I will say one thing though and that is that at the point of viability a child should be allowed to go to full term. I think thats about 7.5 months now without having a child that is very deformed or with massive problems. We give doctors the tools and education to preserve life but we get into the habit of taking it. Viabilty in my mind should be the position that should be taken in my mind. If later on that means removing the child so it can grow up in alternative media other than the mothers womb, so be it. Plenty of people would pay for it now. If the woman doesnt want to be a mommy I dont think she should be forced to become one. What kind of mother would she make if she was forced into poverty along with a newborn and on the government dole? Generally lousy one is very likely and limit the opportunities that both would have.

  16. #16 Tara C. Smith
    December 4, 2006

    Not all Republicans think this way Tara.

    Oh, I recognize that. But just because all Republicans don’t agree doesn’t make it any less of a Republican measure.

  17. #17 Jim51
    December 4, 2006

    Randolph,
    Viability is an interesting issue as it was used by Justice Blackmun in the Roe v Wade decision. The difficulty with it is that a viability date will move with advances in medical care and technology.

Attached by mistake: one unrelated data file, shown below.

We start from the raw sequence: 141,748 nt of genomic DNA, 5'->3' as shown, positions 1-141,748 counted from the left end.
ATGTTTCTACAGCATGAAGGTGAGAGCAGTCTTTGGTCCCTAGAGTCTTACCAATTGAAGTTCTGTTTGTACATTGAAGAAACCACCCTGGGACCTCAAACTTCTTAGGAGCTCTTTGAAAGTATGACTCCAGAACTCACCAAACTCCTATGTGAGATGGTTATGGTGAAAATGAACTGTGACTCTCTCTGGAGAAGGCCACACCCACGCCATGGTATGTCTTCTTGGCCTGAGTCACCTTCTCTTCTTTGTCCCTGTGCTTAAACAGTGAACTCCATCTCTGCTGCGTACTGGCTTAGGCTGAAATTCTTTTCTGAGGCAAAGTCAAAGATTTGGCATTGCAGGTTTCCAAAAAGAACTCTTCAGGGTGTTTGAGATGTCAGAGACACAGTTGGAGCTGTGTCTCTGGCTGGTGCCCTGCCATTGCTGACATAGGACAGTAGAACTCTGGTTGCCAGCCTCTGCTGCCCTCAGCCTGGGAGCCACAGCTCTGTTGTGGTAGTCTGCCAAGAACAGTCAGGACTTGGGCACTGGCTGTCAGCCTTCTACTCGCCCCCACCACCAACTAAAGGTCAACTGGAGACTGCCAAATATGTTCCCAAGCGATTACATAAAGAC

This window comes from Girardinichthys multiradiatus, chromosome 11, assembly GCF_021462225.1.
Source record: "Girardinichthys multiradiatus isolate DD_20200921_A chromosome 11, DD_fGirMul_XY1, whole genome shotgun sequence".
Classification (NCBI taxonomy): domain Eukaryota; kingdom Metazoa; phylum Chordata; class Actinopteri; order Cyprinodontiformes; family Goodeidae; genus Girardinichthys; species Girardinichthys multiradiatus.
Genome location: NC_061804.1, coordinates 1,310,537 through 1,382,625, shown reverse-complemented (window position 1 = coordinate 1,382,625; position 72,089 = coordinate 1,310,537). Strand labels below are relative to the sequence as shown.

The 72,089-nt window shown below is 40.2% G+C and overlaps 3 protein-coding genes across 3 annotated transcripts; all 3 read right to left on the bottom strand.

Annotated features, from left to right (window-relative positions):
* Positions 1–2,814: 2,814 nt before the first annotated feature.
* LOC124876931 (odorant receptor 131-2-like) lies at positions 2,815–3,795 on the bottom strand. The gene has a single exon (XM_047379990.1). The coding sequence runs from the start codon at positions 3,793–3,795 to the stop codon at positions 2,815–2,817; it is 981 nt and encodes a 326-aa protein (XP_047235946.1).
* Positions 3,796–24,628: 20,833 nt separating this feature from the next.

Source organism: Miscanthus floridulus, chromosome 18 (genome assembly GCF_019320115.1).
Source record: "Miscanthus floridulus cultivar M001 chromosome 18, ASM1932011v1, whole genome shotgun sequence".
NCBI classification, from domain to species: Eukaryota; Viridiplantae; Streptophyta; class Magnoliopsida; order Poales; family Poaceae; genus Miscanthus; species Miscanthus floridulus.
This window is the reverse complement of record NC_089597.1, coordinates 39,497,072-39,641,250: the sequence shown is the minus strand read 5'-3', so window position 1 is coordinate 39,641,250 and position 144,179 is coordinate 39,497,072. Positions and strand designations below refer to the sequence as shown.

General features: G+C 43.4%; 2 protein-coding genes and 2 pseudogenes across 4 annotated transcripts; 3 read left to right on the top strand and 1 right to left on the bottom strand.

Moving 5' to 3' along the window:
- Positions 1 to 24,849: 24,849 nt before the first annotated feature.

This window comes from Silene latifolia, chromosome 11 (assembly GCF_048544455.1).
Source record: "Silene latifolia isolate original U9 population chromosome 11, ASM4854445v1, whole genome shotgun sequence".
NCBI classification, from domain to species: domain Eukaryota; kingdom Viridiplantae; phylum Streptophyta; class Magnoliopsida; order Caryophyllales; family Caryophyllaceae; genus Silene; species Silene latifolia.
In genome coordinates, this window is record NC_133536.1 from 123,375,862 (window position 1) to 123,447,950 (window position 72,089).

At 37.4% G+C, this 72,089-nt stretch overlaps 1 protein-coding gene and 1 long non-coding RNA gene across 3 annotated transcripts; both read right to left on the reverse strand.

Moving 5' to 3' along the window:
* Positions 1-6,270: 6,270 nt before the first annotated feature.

Perhaps there is someone on this blog who can tell us what the difference is between viability in 1975 and viability today. My sense is that viability today is somewhat sooner than 7.5 months.
    My larger point is that while legislating a scientific issue is silly, so perhaps is a judicial decision regarding a scientific issue. Don’t get me wrong. I support Roe v Wade as a way to move forward on an issue where compromise is difficult but sooner or later I think that viability becomes problematic.

  18. #18 M. Randolph Kruger
    December 4, 2006

    Just as Roe V. Wade was Tara with the Dems. I fully supported the measure but it amazes me that the Rep. Party continues hammering away at this knowing full well that damned near every woman is going to vote against the MALE Republican candidate when they do. Dumb.

    Jim, Yep Blackmun was the one who did the “reach down” and pulled it up from the state courts. Doesnt happen often. 7.5 months I read though is the critical point for most children to be generally clear if they are in an incubator. Again, if they can keep it alive outside the derelection of duty (condoms) mother then they should take it and allow it to grow. I DONT think that the law extends into a womans uterus, some do though.. Again, there are all sorts of foundations that would pay for the process and upkeep until a suitable home could be found.

    Beyond social issues its now becoming a economic one. We are fast approaching ZPG and there arent enough of us to support them boomers.

  19. #19 Rev. BigDumbChimp
    December 5, 2006

    Bush’s new chief of family-planning programs at the Department of Health and Human Services Eric Keroack, was brought over from A Woman’s Concern. This group uses flawed and deceptive studies of fetal pain (as well as others) to steer woman away from choosing abortion. Now he’s advising Secretary Mike Leavitt on programs dealing with birth control, reproductive health and teen pregnancy.